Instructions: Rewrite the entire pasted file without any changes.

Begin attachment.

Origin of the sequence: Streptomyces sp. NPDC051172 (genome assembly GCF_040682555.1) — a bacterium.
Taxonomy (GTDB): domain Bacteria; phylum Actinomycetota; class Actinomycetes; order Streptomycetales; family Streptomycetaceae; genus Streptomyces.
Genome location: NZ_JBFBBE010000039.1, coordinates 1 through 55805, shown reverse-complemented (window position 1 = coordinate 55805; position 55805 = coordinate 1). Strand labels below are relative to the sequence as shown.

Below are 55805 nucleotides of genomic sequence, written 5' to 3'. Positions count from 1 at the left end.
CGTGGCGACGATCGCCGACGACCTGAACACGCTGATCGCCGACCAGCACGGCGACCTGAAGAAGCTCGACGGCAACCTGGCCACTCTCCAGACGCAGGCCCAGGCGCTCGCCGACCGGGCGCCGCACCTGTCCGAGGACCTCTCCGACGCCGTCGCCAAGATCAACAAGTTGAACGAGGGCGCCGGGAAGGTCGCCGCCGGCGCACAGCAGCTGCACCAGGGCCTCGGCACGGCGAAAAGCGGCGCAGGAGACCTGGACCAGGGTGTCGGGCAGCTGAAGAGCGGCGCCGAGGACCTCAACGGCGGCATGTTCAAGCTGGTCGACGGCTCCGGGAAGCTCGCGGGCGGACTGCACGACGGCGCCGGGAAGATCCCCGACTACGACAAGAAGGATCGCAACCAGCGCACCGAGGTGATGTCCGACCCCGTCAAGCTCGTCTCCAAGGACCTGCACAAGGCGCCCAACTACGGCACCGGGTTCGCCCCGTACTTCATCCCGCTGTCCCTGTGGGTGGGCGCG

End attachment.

Origin of the sequence: Streptomyces sp. NPDC051172 (genome assembly GCF_040682555.1) — a bacterium.
Taxonomy (GTDB): domain Bacteria; phylum Actinomycetota; class Actinomycetes; order Streptomycetales; family Streptomycetaceae; genus Streptomyces.
Genome location: NZ_JBFBBE010000039.1, coordinates 1 through 55805, shown reverse-complemented (window position 1 = coordinate 55805; position 55805 = coordinate 1). Strand labels below are relative to the sequence as shown.

Below are 55805 nucleotides of genomic sequence, written 5' to 3'. Positions count from 1 at the left end.
CGTGGCGACGATCGCCGACGACCTGAACACGCTGATCGCCGACCAGCACGGCGACCTGAAGAAGCTCGACGGCAACCTGGCCACTCTCCAGACGCAGGCCCAGGCGCTCGCCGACCGGGCGCCGCACCTGTCCGAGGACCTCTCCGACGCCGTCGCCAAGATCAACAAGTTGAACGAGGGCGCCGGGAAGGTCGCCGCCGGCGCACAGCAGCTGCACCAGGGCCTCGGCACGGCGAAAAGCGGCGCAGGAGACCTGGACCAGGGTGTCGGGCAGCTGAAGAGCGGCGCCGAGGACCTCAACGGCGGCATGTTCAAGCTGGTCGACGGCTCCGGGAAGCTCGCGGGCGGACTGCACGACGGCGCCGGGAAGATCCCCGACTACGACAAGAAGGATCGCAACCAGCGCACCGAGGTGATGTCCGACCCCGTCAAGCTCGTCTCCAAGGACCTGCACAAGGCGCCCAACTACGGCACCGGGTTCGCCCCGTACTTCATCCCGCTGTCCCTGTGGGTGGGCGCG